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 user 2008-09-30 at 12:38:45 pm Views: 37
  • #20415

    Obama ahead in four key states as voters fret over the economy
    Democratic presidential hopeful Barack Obama is ahead in four battleground states, according to a Quinnipiac University poll out Tuesday that suggested Obama could be benefiting from turmoil on Wall Street.Republican White House rival John McCain has not been able to wrestle the banner of change from Obama, and voters in three of the four states see Obama as better on economic issues, the polls showed.”With a lousy economy, an unpopular war and an even less popular Republican president, it’s difficult to find voters who don’t want change,” said Peter Brown, assistant director of the Quinnipiac’s University’s Polling Institute.

    In Colorado, Obama leads McCain by 49 to 45 percent. Last month, McCain was ahead one percentage point in Colorado, 47-46 percent, Quinnipiac said.

    In Michigan, Obama leads McCain 48 to 44 percent, compared to 46-42 percent on July 24.

    In Minnesota, Obama is holding on to a two percentage point lead of 47 to 45 percent, compared to 46 to 44 percent in late July.

    In Wisconsin, Obama leads by 49 to 42 percent, although his advantage has narrowed from 50 to 39 percent in July.”The Wall Street meltdown while these polls were in the field probably fed the public desire for change and seemed to benefit Senator Obama,” Brown said.Obama is widely perceived as the candidate of change in the four key states, by 19 to 24 point margins, Quinnipiac said.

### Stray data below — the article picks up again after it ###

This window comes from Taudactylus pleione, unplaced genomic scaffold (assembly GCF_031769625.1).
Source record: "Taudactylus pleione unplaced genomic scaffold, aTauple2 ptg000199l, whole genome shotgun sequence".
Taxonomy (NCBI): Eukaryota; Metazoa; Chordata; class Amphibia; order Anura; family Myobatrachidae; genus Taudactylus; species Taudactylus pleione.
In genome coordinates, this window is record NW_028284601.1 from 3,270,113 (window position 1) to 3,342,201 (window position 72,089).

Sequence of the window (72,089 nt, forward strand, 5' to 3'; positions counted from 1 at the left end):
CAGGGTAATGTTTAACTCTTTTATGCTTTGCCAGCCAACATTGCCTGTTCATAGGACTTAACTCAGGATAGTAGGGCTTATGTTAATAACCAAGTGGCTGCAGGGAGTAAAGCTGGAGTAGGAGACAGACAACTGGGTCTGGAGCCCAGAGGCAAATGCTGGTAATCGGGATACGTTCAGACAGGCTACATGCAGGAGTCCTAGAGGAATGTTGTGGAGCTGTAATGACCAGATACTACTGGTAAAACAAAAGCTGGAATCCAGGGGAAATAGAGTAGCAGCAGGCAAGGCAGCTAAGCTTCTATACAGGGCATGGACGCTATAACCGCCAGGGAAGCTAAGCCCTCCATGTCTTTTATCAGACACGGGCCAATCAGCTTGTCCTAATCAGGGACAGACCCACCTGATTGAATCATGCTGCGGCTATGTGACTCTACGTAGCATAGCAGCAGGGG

Voters in all four states named the economy as the top issue in the November 4 election and said Obama has a better handle on it, except in Minnesota where voters were equally divided on which candidate best understands the economy (45 to 45 percent).By contrast, voters were convinced McCain has a better grasp on foreign policy, by margins of 34 percent and higher in all four states.Voters in the four states view the running mates — Delaware Senator Joe Biden for the Democrats and Alaska Governor Sarah Palin for the Republicans — as good choices.

    But they would rather see Biden as president, by margins of four to nine percent.Quinnipiac questioned 1,301 likely voters in Minnesota between September 14-21; 1,313 in Wisconsin; 1,364 in Michigan; and 1,418 in Colorado. The polls had a 2.7 margin of error except Colorado, where the margin of error was 2.6 percent.The polls were conducted in partnership with The Wall Street Journal and washingtonpost.com, the university said.